Food Safety Training

The Food Safety Modernization Act (FSMA) was passed into law in ­­­­­­­­­­2014 to further the food safety of produce produced and consumed by the public. The US Food and Drug Administration was tasked to develop and implement regulations related to FSMA. Included in this is a comprehensive effort to train growers and suppliers such that they meet certification requirements of FSMA. FDA is working with public and private partners to ensure training programs meet the needs of those who must comply with the new FSMA standards, no matter their size, nature or location. It is important to make sure that those involved in the food supply chain know what training and education resources are available and how to gain access to the trainings.

Understanding and implementing produce safety practices are important to the safety of fruits and vegetables and to the viability of their farm business. Produce safety practices may be required by many buyers, as well as federal regulation if the farm is subject to the FSMA Produce Safety Rule.

In September 2016, the Indigenous Food and Agricultural Initiative (IFAI) at the University of Arkansas was named as the Native American Tribal Center for Food Safety Outreach, Education, Training and Technical Assistance. IFAI is cooperating with a wide array of partners, including the Intertribal Agricultural Council, to bring a series of webinars and face-to-face certification trainings to tribal producers and food businesses to fulfill requirements of FSMA.

Free Training In-Person & Online

Grower Training Course Information

The Food and Drug Administration requires at least one supervisor or responsible party to complete food safety training for covered farms. As part of our work in the Tribal Food Safety Alliance, the Indigenous Food and Agriculture Initiative (IFAI) offers FREE training for Tribal farms and producers.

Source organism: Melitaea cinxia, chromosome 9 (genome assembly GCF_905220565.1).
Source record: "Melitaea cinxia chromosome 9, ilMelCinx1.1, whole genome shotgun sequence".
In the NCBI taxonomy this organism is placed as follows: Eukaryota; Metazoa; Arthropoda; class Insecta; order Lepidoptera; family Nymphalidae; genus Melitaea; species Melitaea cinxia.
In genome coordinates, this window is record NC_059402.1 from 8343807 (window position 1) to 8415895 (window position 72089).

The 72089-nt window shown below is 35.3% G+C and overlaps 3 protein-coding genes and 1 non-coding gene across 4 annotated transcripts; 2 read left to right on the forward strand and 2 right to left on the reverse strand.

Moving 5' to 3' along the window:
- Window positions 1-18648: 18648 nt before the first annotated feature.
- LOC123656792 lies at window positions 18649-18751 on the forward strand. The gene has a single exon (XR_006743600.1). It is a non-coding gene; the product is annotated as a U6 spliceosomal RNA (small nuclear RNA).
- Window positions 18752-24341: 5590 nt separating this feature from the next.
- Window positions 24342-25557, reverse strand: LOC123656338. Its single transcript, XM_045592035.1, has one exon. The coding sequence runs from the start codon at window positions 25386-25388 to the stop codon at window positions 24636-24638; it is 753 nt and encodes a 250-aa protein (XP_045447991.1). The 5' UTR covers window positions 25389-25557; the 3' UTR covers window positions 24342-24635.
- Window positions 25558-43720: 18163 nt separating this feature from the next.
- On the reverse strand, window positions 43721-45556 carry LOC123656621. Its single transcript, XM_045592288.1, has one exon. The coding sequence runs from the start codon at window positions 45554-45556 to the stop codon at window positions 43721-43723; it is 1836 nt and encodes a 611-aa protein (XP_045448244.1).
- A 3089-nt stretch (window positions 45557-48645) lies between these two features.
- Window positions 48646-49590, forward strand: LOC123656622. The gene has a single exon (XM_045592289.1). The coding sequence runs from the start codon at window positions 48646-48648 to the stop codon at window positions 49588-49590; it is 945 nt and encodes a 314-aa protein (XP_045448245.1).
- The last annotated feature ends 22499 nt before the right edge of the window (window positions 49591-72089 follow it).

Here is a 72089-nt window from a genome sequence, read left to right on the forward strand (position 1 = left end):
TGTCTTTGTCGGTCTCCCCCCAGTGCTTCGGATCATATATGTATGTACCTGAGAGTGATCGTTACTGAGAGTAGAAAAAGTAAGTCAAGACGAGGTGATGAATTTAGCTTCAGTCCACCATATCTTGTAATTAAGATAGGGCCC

What does the Grower Training Course look like?

The seven-hour training covers:

  • Produce safety
  • Worker health, hygiene, and training
  • Soil amendments
  • Wildlife, domesticated animals, and land use
  • Agriculture water (Part 1: production water; Part II: post-harvest water)
  • Post-harvest handling and sanitation
  • Farm food safety planning

Why Attend?

Participants who successfully complete the course will gain a foundation of Good Agricultural Practices (GAPs) and co-management information, FSMA Produce Safety Rule requirements, tools, and information to develop a farm food safety plan. Attendees will also gain a greater understanding of how microorganisms impact food safety, as well as how to identify microbial risks and implement food safety practices to reduce microbial risks.

Determine whether your operation is covered by the Produce Safety Rule and/or schedule a Grower Training by reaching out to IFAI’s Tribal Enterprise Director, Steven Shedd:

Food Safety Assessment

We need input from Native farmers, ranchers, and food businesses to design the best Native food safety program to meet your needs.

The purpose of the survey is to find out how IFAI can best meet the food safety compliance needs under the new Food Safety Modernization Act for training, technical assistance, education and training. The questions are designed to assist IFAI in determining best locations and focus for curriculum and content. Completing this survey should take no longer than 3-5 minutes. Your participation is entirely voluntary and refusing to participate in the survey will not adversely affect any other relationship with the Indigenous Food and Agriculture Initiative.

2020 Report of the Tribal Center for Food Safety, Outreach, Education, Training, and Technical Assistance

This report discusses the full scope of the work IFAI conducted pursuant to this cooperative agreement with FDA and represents the culmination of four years of outreach, curriculum development, and collaboration with IFAI stakeholders and FDA.

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